But it gets worse. A lot worse. “The level of disrespect they have shown me throughout has left me feeling insulted,” he said. Wow. Wow. Haye is the guy who wore t-shirts on the press tour for the Wladimir fight featuring him standing over the decapitated bodies of the brothers. This is the guy who called Wladimir “Bitchko.” He’s called the brothers “wusses” and “robots” and said Wladimir “sucks” and is “crap” and “embarrassing.” For starters. For the Vitali fight, Haye’s manager wouldn’t even accept calls from Vitali’s team, and Vitali had to find out about the fight being off through the media. And Haye is saying Vitali behaved disrespectfully during the fight negotiations.
Meanwhile, in the same news release where Haye claims he feels “insulted,” he calls Valuev “ugly.”
And still it gets worse. Haye: “I will not be a slave fighter.” The race card? Really? And I don’t think I’ve ever heard of the kind of slaves who would have made millions of dollars performing their duties. And does this mean that since he signed the same contract with Wladimir he now is comparing to slavery for the Vitali fight, he had agreed to be a slave then (as if “agreeing to be a slave” isn’t contradictory enough)?
And after all this, Haye still says he wants to fight the Klitschkos. I can’t imagine why they’d give him the time of day. He certainly doesn’t deserve it. I saw in some British paper where the writer said Haye against a Klitschko would still happen because there’s too much money for it not to happen. But Haye has wasted months and months of the Klitschkos’ lives with lengthy negotiations and broken deals. I doubt they’d waste any more of it knowing how Haye doesn’t come through when he says he will.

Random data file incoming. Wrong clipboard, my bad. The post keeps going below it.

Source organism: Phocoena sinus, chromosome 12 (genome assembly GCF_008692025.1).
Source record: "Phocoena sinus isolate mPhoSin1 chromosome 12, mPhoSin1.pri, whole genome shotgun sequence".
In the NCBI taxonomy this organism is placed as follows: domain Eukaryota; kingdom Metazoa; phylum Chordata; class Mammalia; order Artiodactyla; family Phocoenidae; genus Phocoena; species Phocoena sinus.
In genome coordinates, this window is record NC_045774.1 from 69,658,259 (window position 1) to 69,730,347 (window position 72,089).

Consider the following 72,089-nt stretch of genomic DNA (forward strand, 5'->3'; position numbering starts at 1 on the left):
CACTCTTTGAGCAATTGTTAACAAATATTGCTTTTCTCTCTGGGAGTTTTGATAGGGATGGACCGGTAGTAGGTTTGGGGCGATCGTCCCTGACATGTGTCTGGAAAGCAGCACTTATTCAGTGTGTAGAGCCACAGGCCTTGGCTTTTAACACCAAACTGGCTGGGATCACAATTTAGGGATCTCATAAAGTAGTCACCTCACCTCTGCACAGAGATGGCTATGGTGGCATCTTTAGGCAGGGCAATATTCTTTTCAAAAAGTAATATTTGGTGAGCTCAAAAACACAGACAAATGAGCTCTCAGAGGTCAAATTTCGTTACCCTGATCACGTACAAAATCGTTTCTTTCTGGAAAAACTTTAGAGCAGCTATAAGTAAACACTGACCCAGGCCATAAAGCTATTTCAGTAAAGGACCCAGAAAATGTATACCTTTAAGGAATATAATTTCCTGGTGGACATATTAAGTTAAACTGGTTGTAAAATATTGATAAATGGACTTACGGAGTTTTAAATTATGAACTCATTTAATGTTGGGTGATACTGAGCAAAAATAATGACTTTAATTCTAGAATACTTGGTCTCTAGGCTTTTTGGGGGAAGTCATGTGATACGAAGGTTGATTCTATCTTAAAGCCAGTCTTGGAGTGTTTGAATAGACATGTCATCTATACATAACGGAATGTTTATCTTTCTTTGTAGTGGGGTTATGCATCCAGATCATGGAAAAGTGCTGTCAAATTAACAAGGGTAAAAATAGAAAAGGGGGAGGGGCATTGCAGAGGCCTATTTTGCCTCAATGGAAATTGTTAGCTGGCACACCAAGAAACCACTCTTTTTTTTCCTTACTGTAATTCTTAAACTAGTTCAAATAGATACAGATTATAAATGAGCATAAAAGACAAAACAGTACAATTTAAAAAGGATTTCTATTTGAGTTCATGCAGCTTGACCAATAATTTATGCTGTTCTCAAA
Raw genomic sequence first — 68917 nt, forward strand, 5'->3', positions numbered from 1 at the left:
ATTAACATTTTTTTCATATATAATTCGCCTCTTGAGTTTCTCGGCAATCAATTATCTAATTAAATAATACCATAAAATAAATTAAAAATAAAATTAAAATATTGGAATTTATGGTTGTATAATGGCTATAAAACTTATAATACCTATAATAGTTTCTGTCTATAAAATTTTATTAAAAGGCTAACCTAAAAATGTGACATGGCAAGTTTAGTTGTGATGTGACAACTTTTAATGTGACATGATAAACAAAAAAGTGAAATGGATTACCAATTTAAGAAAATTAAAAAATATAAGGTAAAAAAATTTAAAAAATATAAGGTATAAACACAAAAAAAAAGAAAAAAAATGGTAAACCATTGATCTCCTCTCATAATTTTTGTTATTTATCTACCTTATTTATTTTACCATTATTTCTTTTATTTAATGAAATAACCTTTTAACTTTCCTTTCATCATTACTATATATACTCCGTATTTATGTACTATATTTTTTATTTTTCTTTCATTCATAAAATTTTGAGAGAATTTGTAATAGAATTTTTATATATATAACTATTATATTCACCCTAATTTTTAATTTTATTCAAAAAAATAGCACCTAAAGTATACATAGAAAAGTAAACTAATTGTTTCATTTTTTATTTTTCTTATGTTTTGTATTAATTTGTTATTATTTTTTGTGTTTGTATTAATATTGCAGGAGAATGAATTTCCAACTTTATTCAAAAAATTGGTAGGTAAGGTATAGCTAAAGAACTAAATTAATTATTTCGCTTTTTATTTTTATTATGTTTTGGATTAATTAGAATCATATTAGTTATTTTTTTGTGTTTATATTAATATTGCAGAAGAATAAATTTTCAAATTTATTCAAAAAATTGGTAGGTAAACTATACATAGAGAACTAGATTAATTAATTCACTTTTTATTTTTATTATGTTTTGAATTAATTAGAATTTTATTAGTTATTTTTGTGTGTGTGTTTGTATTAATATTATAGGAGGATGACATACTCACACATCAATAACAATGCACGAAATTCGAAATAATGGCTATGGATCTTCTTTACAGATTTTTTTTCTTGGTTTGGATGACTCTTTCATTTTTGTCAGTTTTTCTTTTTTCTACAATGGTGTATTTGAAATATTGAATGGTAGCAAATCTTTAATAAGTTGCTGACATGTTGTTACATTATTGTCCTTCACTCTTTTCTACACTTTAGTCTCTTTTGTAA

And it’s very sad. Haye got my hopes up, frankly, that he could be the man to revitalize the heavyweight division. With his bold, exciting, go-for-broke fighting style and punching power, I gave him a better chance than most of beating Wladimir (although not much of one against Vitali), and with his looks and charisma, I thought he had the kind of total package that would make him a popular champion if he managed to obtain the crown. And I thought if he stumbled along the way, it would at least be interesting to watch him fail, because he’s not a boring fighter and I suspected he’d dramatically risk it all to win.
Now, he’s just like every other great heavyweight hope of recent years. All promise. No delivery.
(*Freecreditreport.com commercials feature bad songs that are annoying. The commercials imply that if you’re in love with someone and marry them only to later find out they have bad credit, then that love and that marriage aren’t worth a damn. The commercials imply that if you work in the service industry in any way, your life has no meaning. Both implications are slightly offensive. And while the site will give you a free credit report, they’ll also charge you for their services later if you’re not careful, which is a bit misleading. Also, the guy featured in the commercials doesn’t sing the songs. Someone else does.)

About Tim Starks

Tim is the founder of The Queensberry Rules and co-founder of The Transnational Boxing Rankings Board (http://www.tbrb.org). He lives in Washington, D.C. He has written for the Guardian, Economist, New Republic, Chicago Tribune and more.